© 2024 WSHU
NPR News & Classical Music
Play Live Radio
Next Up:
0:00 0:00
Available On Air Stations

Mohegan Tribe submits bid on St. Bernard School property

A sign overgrown with brush advertises land for sale.
John Bazemore
A sign overgrown with brush advertises land for sale.

The Mohegan Tribe has submitted the highest bid to acquire a 113-acre property which includes the site of the former St. Bernard School. The Roman Catholic Diocese of Norwich announced it would auction the Montville property after it filed for Chapter 11 bankruptcy in July 2021.

The Diocese set the auction of the property with a minimum required bid of $6.5 million. Bids were required to be submitted before the May 26 deadline. The Mohegan Tribe did not say how much they bid.

James Gessner, chairman of the Mohegan Tribal Council, said the site being auctioned has historical significance for the tribe. The location includes the site of a former school that was built on Mohegan’s historical lands.

Gessner said the tribe will not develop the surrounding land for commercial or gaming purposes. But it will ensure educational opportunities for current and future generations.

“The Mohegan Tribe's bid to reacquire this historically significant land that was home to our ancestors is centered on ensuring uninterrupted educational opportunities for students, while also preserving our tribe’s cultural heritage for future generations,” Gessner said.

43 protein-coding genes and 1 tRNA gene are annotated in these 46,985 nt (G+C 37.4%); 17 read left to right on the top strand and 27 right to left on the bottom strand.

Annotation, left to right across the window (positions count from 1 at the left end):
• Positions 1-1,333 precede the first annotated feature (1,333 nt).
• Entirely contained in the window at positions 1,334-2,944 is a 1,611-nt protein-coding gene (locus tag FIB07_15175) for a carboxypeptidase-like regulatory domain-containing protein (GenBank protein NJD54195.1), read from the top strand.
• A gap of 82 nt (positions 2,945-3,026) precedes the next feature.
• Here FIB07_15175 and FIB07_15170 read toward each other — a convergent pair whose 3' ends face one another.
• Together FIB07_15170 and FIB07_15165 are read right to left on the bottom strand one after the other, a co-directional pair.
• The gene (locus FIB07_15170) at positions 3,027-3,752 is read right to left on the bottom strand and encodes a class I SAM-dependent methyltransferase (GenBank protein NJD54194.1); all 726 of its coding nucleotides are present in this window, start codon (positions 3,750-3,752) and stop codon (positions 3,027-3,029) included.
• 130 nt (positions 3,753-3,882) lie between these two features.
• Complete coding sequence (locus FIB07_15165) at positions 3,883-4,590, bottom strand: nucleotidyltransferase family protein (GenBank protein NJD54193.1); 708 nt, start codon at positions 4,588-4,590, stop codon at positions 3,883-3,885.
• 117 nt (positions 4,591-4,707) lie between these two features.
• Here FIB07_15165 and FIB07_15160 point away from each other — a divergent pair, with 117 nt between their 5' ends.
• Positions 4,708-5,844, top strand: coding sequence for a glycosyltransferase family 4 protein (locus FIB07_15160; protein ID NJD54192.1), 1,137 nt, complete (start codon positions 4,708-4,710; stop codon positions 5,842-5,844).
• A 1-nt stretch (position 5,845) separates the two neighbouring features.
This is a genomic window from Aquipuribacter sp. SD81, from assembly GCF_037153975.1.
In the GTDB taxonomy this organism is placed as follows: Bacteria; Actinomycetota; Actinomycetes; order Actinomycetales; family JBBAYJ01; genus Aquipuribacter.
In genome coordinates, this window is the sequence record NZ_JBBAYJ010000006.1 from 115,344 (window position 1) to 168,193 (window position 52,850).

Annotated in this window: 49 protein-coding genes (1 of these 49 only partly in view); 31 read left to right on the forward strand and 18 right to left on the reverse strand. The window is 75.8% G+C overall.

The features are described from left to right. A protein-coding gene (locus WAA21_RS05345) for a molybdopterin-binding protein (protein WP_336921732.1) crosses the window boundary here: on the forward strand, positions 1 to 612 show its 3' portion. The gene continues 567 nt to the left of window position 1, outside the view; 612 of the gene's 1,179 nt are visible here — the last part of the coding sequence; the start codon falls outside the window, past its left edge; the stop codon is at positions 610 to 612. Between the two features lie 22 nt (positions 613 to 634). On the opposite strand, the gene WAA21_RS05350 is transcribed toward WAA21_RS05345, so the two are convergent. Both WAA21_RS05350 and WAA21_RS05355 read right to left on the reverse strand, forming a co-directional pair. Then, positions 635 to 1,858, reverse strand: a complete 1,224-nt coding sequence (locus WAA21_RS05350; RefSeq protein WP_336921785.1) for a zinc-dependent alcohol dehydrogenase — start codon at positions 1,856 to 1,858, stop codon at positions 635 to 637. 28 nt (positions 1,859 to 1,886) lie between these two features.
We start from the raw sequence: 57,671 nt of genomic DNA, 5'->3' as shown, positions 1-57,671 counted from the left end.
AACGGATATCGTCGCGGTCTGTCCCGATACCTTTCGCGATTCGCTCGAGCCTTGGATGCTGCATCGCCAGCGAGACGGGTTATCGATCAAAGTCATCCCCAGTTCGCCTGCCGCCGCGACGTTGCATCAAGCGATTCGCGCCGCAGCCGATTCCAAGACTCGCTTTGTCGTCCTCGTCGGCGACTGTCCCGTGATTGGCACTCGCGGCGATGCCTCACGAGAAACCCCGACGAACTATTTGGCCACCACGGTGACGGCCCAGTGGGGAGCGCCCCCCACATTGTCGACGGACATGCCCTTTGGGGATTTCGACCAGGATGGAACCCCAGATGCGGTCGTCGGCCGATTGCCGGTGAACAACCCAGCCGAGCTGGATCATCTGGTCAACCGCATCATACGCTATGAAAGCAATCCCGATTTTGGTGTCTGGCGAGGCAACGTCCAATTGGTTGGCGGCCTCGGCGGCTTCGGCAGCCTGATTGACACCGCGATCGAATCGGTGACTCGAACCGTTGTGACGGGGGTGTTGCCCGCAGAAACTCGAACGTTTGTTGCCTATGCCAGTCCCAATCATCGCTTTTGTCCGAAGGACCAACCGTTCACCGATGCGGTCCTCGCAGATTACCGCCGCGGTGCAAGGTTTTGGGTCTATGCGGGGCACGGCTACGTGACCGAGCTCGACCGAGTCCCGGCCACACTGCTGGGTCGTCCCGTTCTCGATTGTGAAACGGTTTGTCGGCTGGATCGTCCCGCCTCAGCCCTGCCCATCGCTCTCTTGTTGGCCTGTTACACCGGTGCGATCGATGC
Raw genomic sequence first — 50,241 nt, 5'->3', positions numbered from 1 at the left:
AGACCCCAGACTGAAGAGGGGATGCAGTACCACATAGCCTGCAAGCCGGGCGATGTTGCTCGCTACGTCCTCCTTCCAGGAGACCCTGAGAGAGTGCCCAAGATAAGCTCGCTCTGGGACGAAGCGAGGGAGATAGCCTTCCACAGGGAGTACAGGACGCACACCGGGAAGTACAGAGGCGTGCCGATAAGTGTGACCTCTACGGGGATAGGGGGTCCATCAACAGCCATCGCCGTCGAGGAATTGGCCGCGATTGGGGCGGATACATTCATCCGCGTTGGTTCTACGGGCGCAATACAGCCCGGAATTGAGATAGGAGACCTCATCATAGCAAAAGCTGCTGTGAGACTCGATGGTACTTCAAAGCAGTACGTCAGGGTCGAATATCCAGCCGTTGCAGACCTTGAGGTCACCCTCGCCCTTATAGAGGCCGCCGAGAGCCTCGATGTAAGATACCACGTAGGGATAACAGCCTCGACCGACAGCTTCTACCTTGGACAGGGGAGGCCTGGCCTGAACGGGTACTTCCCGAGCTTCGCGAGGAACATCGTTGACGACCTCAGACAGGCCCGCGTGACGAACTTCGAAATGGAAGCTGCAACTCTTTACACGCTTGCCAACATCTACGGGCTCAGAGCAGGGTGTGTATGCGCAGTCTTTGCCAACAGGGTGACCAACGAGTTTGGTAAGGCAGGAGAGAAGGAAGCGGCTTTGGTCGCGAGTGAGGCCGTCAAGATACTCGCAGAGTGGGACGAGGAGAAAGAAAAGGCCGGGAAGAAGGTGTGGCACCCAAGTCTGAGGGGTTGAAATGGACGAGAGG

The tribe said it plans to host cultural and educational events on the property, which won't conflict with the school's activities. It will provide a long-term lease to St. Bernard School at a cost of one dollar per year.

“Through a long-term lease to St. Bernard School and the protection of tribal homelands for tribal purposes over commercial development, this is a plan that will safeguard both the future of the school and our ancestral homelands,” Gessner said. “Our bid is competitive, our interest is genuine, and we believe that we are the ideal choice given our longstanding partnerships with the State of Connecticut and this local community.”

Jeniece Roman is WSHU's Report for America corps member who writes about Indigenous communities in Southern New England and Long Island, New York.